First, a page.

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Cruises: Troubled Waters

Why Passenger Safety & Security Must Improve

If you plan to hit the high seas for vacation, you’ll find bigger boats, higher prices and more amenities than there were just a few years ago. But you still have to watch out for troubled waters, because the cruise industry continues to fight attempts by lawmakers and industry critics to reduce the amount of crime, pollution and other problems that consumers might encounter on cruises.

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Much of what you need to know about taking a cruise vacation these days was reflected less than a year ago in divergent developments that involved two ships. In December 2010, the world’s largest cruise ship launched from Florida, and the 2,700-room floating city became the latest example of how cruise lines are trying to entice vacationers with lavish experiences that also squeeze more money out of their wallet. A month earlier, a fire on a separate cruise ship off the coast of San Diego left passengers and crew without hot food, hot showers or air conditioning for days until tugboats dragged the crippled ship to port. That ill-fated voyage provided the latest cautionary tale for an industry that fights against federal regulations that are designed to protect the health and safety of travelers.

In other words, once you get beyond the postcard-perfect images of happy families cavorting in shipboard pools or enjoying stops at exotic ports of call, going on a cruise ship these days isn’t necessarily smooth sailing. The cost of traveling on most cruises has increased by at least 25 percent since 2 years ago, when rock-bottom prices were easy to get. In fact, now a week of the most exclusive accommodations on one of the largest ships can cost you as much as a year of college tuition. At the same time, the sophisticated multinational corporations that are behind the $35 billion-a-year cruise industry have done little to alleviate the safety fears of some passengers. For instance, the cruise industry spent millions of dollars over the past 2 years to lobby against new rules that will take effect in January 2012 and are designed to monitor and reduce crimes against U.S. travelers on cruise ships.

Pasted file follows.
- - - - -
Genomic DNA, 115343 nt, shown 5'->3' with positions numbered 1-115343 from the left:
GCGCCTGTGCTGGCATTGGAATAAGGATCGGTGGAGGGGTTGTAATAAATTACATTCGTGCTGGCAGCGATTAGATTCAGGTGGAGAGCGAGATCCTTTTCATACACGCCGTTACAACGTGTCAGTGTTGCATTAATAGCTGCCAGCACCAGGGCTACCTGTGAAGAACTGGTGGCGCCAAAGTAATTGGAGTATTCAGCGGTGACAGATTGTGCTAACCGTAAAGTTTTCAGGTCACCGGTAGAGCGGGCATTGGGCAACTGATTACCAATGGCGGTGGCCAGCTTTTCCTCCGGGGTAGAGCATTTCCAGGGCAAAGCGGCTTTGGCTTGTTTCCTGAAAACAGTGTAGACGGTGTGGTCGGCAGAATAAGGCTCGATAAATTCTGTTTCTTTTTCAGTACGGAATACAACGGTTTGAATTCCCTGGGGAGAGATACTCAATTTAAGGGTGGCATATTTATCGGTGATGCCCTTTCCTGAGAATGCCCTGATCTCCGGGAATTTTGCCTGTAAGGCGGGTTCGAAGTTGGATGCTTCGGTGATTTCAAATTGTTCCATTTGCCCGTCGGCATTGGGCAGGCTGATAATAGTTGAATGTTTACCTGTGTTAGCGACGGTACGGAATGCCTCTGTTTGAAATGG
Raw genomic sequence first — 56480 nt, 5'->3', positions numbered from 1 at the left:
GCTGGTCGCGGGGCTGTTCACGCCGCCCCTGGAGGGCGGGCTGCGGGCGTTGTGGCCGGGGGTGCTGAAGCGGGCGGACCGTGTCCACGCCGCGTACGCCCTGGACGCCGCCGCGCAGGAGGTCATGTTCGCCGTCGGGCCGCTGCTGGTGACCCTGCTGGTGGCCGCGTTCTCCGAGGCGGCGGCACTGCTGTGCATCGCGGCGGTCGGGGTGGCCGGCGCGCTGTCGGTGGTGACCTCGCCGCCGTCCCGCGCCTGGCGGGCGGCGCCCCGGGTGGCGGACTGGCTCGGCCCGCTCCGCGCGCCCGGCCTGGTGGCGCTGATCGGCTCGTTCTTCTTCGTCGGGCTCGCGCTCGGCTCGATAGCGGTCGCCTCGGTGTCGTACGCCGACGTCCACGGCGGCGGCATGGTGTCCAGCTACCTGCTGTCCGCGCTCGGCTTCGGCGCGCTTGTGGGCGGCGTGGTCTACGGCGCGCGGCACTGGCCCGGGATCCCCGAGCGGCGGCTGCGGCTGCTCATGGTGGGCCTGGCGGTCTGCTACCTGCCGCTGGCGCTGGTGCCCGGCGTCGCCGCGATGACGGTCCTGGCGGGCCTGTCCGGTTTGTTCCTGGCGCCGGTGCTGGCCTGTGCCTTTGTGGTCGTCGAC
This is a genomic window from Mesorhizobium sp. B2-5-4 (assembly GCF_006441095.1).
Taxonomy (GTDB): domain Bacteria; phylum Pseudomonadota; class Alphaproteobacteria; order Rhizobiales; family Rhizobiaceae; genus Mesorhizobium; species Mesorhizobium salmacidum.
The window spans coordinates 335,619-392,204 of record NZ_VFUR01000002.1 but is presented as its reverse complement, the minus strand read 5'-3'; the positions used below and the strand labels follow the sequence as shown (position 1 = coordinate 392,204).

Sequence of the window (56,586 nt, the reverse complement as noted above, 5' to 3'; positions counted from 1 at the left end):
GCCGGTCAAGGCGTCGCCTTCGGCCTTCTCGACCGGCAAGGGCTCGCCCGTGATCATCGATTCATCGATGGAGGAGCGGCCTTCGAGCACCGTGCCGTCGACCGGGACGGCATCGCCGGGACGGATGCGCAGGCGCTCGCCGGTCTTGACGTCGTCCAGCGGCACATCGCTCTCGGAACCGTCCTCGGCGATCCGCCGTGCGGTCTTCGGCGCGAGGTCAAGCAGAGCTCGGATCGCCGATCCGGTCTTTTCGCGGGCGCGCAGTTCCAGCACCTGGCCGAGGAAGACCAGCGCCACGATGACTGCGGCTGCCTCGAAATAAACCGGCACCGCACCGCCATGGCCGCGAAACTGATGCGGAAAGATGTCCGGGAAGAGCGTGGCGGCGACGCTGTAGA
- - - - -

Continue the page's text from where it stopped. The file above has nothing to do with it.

So before you wave bon voyage, you’ll need to scrutinize the sea change of developments that’s happening with cruises in 2011 and in the years ahead.

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PRICE POINTS. It isn’t that cruise prices have skyrocketed as much as they have climbed back to the levels where they were before the recession. It’s clear that the steep discounts that existed in 2009 (because many cruise lines struggled to fill their ships) have disappeared. For instance, a 3-day Bahamas cruise cost as little as $25 (including meals) per person per day in 2009, whereas in 2011 any cruise that costs less than $100 per day is considered a bargain, says Carolyn Spencer Brown, who is editor-in-chief of the travel website CruiseCritic.com. These price hikes apply to all cruise destinations, so you won’t necessarily find exceptions that are based on where you travel. For example, when we noted in our May/June 2009 issue the exceptional values that Alaskan cruises represented, we found 7-night deals that were as low as $549 per person. Today, you can expect to pay at least $700 for a similar package.

Although the price hikes are bad news for consumers, it isn’t really surprising news either, cruise-industry experts say. In an interview with Consumers Digest, Norwegian Cruise Line CEO Kevin Sheehan says the cost increase is related partially to increased fuel costs, which means that it costs more to power the ship and buy food for the passengers. Of course, all of those added costs get passed on to consumers. In addition, because cruise ships once again are sailing at 100 percent occupancy, cruise lines can charge more, simply because there’s more demand for their services. And cruise ships will continue to sail full of passengers for the next few years, Sheehan predicts, which means that the only direction that prices will go is up, although no one predicts how high.

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